I've enjoyed watching this season of The Ultimate Fighter and Chael Sonnen seems like a great coach. He brings knowledge, experience, technique and moral support to his fighters.
While watching the episode last week I picked up on an interesting coaching lesson. It's difficult to know what really happens on a reality show because of editing, but it seemed in hindsight that Coach Sonnen might have made a mistake when mentally preparing his fighter.
Chael Sonnen was talking up his fighter, Tor Troeng, right before his fight with Josh Samman. Like I mentioned, who knows the entirety of Chaels' pep talk, but Chael did say a couple of things that I thought were a little strange.
He told Tor something to the effect of "I almost hope you lose so we can have a weakness of yours to work on in training. " I think he said this to compliment his fighter and take the pressure off him. Then he said something like "if you don't win, we'll just bring you back with the wildcard pick."
Again, I think Coach Sonnen was trying to take the pressure off his fighter. Seems like a good idea but it seemed to backfire in the fight.
Tor looked technically sound at the start of the fight, but something was wrong. What was it? He lacked urgency. He fought as if he was in a friendly sparring match not a fight. He defended strikes okay but he didn't fire back and punish his opponent enough when he had the chance. Against the cage, he'd defend the takedown well and pummel to get double underhooks but he didn't capitalize enough on his advantage. He could have more aggressively went for the takedown or threw more knees. He seemed to be content to simply neutralize his opponent. But you can't win just by neutralizing. You need to bring your offense.
Josh Samman, on the other hand, fought with urgency and aggression. Although he was not controlling the fight, as soon as he had an opportunity, he pounced on it and scored a knockout.
You can't win every fight, but although Tor has very good skills he did not perform at his best for this fight.
So, in hindsight, it's probably better NOT to try and take the pressure off a fighter. Fighters need pressure to force them to act with urgency. Just like a steam engine needs pressure to drive a locomotive, fighters need pressure to fight with the right level of aggression.
This isn't golf, it's fighting. If Tor was trying to sink a put, then maybe taking the pressure off would work better. But a fighter is climbing into a locked cage with someone trying to knock his head off. He had better have a sense of urgency.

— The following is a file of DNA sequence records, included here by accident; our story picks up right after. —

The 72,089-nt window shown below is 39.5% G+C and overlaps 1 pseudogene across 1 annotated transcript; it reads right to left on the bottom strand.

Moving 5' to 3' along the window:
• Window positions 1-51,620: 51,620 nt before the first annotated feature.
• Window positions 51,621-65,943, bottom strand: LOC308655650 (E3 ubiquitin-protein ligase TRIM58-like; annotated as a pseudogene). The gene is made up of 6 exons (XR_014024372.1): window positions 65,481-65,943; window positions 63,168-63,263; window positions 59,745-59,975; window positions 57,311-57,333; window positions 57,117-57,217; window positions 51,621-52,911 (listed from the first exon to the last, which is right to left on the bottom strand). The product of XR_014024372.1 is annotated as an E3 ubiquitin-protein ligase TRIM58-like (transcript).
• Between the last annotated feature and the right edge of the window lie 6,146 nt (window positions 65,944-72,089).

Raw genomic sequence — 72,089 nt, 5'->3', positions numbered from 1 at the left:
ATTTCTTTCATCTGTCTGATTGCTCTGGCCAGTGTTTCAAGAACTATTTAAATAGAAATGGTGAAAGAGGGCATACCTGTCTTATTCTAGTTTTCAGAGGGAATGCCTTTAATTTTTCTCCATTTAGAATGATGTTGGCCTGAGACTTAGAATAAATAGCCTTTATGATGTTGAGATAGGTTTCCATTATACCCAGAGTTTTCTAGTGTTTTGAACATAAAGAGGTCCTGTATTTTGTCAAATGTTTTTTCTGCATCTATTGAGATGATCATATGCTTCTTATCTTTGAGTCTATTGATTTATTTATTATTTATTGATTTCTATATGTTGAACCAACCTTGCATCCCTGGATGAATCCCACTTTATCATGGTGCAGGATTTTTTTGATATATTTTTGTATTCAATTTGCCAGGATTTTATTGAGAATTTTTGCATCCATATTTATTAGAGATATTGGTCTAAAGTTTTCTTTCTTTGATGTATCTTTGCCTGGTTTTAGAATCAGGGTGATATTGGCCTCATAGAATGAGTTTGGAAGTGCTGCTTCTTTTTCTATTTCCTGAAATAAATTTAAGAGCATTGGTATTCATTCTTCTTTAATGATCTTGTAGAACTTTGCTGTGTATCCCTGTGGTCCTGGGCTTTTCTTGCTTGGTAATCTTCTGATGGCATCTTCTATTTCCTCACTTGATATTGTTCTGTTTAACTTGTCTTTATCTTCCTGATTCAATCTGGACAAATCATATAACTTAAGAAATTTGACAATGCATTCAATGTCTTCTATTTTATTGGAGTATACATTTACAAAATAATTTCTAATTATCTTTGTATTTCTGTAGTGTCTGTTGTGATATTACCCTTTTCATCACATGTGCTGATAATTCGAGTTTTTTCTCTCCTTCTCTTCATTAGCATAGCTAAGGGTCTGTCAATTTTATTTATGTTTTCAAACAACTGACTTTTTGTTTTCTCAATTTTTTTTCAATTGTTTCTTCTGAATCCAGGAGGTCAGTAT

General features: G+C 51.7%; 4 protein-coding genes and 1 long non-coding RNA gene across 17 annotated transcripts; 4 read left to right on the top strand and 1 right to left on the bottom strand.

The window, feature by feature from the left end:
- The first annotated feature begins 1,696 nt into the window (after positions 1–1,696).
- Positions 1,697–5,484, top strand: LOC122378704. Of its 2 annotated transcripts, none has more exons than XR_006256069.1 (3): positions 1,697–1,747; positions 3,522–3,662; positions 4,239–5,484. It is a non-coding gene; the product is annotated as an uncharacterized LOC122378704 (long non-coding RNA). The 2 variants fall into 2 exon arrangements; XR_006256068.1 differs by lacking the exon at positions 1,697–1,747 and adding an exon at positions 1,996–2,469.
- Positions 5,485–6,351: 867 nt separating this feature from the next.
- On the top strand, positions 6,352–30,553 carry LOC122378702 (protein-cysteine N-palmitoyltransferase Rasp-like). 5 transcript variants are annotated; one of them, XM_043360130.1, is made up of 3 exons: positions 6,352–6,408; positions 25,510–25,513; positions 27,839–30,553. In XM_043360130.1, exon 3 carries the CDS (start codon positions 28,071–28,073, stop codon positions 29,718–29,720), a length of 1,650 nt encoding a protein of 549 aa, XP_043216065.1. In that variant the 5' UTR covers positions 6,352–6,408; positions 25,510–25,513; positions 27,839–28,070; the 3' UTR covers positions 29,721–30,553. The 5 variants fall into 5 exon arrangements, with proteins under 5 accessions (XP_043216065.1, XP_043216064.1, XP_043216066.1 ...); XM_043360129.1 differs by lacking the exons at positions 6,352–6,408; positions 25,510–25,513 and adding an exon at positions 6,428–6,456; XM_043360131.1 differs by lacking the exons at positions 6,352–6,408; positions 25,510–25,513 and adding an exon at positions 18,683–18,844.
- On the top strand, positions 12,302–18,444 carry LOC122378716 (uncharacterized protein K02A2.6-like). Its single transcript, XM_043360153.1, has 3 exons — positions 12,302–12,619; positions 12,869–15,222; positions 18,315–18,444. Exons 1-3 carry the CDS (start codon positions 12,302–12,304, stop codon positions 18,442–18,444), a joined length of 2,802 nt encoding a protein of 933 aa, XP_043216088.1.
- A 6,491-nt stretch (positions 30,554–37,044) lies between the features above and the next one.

Instead of taking the pressure off, a more effective strategy might be to build the fighter up. Let the pressure stay high, but raise the fighter's self esteem or self image to meet the pressure. That way the fighter can compete with confidence and urgency.
I know a secret about you...
At times, you get afraid.
Sometimes you feel anxious, a little bit uneasy. And sometimes... that uneasiness seems to grow and grow...
And then you feel really uneasy. So much so, that you don't want to think about ANYTHING. You just want OUT. Out of this feeling. You want out NOW.
Can I read your mind?
Just about everyone feels fear at some time. We might not want to admit it. Just like everyone feels hungry or sleepy or sad, given the right set of circumstances.
The toughest guys in the world feel fear.
I remember reading about a fighter pilot who had run many successful missions and was considered a hero. This guy had ice in his veins. Just fearless. So fearless, that an insurance company hired him as a salesman after the war. The thinking was that if this guy could face death so often, then facing sales rejection would be a piece a cake.
They were wrong.
The fighter pilot made a terrible salesman. He was deathly afraid to make sales calls. So you see, everyone has at least an area of weakness: an environment or a domain (heights, the water, sales calls, etc.) where they are predisposed to fear.
In fact, even more than an area of weakness, many of us can still feel debilitating fear in a domain that we thought we had mastered.
Michael Spinks won the Gold Medal for Boxing in the 1976 Olympics. He turned pro and by 1981 he became the Light Heavyweight Champion of the World.
Not satisfied with this success, in 1985 Spinks challenged the great Larry Holmes for the Heavyweight title. He beat Holmes to become Heavyweight Champ. He won again in a rematch against Holmes.
By 1988, Spinks was undefeated at 31-0. He had never even been knocked down.
But even with all this success, Michael Spinks would admit to feeling fear against his final opponent, Mike Tyson. Spinks looked visibly shaken entering the ring and was knocked out in 91 seconds.
Another, great boxer, Shane Mosley held title belts in three different weight classes. He boxed from boyhood and had a long successful amateur career, as well as professional.
But in his second to last fight, he faced Manny Pacquiao.
Mosley got knocked down in the third round and was clearly losing the fight. Between the tenth and eleventh round he turned to his corner man and asked him to stop the fight. His trainer, Naazim Richardson, wouldn't let Mosley do it: "Settle down... I'm gonna talk you through this..." As I remember, Mosley went out and won the next round, even though he lost the fight.
What a shame it would have been if Mosley was allowed to quit on his stool. Granted he had some sort of knee and foot injury, but his trainer saved him from making a bad decision that would have left a stain on his stellar career.
When the great mma champ, Georges St. Pierre was fighting
Thiago Alves, after the third round he complained to his trainer, Greg Jackson,
about a possible groin injury.
We all need coaches, teammates, or supporters to help buoy us through those dark times when we want to quit. When that siren song whispers in our ear that we've had enough. We all have those moments when our little devil is on our shoulder trying to pull us down.
When I'm pushing through a particularly tough CrossFit workout, I'm encouraged by my teammates and friends - either by their words or their shared misery. Those times when I ask myself "Why am I doing this again?" I just need to look up at the big banner on my gym wall with my name on it: "Connors Jiu Jitsu". Oh yeah, I couldn't quit if I wanted to with that big stupid banner staring at me.
So don't worry about feeling fear. But get a good coach. A supportive team. Some tactics and strategies to get you through it.